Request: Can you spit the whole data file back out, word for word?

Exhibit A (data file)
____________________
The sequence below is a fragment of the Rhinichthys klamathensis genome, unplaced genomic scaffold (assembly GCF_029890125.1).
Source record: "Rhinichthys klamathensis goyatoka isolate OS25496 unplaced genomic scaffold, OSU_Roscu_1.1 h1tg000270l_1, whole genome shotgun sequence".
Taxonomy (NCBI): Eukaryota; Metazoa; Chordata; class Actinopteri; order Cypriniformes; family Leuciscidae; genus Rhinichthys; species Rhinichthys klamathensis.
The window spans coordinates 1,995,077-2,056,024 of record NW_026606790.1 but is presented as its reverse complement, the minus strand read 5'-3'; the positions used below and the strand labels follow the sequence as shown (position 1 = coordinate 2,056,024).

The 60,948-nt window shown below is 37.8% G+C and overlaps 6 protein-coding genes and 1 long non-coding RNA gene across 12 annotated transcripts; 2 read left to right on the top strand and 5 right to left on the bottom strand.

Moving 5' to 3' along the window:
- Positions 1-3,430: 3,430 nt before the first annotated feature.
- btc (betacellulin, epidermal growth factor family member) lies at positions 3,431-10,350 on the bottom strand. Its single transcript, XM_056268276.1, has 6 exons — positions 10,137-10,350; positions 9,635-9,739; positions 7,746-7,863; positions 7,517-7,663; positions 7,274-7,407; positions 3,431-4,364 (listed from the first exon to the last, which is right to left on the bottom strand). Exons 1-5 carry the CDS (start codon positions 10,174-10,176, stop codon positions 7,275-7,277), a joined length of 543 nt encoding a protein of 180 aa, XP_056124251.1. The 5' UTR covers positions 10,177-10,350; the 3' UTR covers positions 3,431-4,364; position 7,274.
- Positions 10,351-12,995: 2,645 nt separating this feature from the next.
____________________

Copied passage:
The sequence below is a fragment of the Rhinichthys klamathensis genome, unplaced genomic scaffold (assembly GCF_029890125.1).
Source record: "Rhinichthys klamathensis goyatoka isolate OS25496 unplaced genomic scaffold, OSU_Roscu_1.1 h1tg000270l_1, whole genome shotgun sequence".
Taxonomy (NCBI): Eukaryota; Metazoa; Chordata; class Actinopteri; order Cypriniformes; family Leuciscidae; genus Rhinichthys; species Rhinichthys klamathensis.
The window spans coordinates 1,995,077-2,056,024 of record NW_026606790.1 but is presented as its reverse complement, the minus strand read 5'-3'; the positions used below and the strand labels follow the sequence as shown (position 1 = coordinate 2,056,024).

The 60,948-nt window shown below is 37.8% G+C and overlaps 6 protein-coding genes and 1 long non-coding RNA gene across 12 annotated transcripts; 2 read left to right on the top strand and 5 right to left on the bottom strand.

Moving 5' to 3' along the window:
- Positions 1-3,430: 3,430 nt before the first annotated feature.
- btc (betacellulin, epidermal growth factor family member) lies at positions 3,431-10,350 on the bottom strand. Its single transcript, XM_056268276.1, has 6 exons — positions 10,137-10,350; positions 9,635-9,739; positions 7,746-7,863; positions 7,517-7,663; positions 7,274-7,407; positions 3,431-4,364 (listed from the first exon to the last, which is right to left on the bottom strand). Exons 1-5 carry the CDS (start codon positions 10,174-10,176, stop codon positions 7,275-7,277), a joined length of 543 nt encoding a protein of 180 aa, XP_056124251.1. The 5' UTR covers positions 10,177-10,350; the 3' UTR covers positions 3,431-4,364; position 7,274.
- Positions 10,351-12,995: 2,645 nt separating this feature from the next.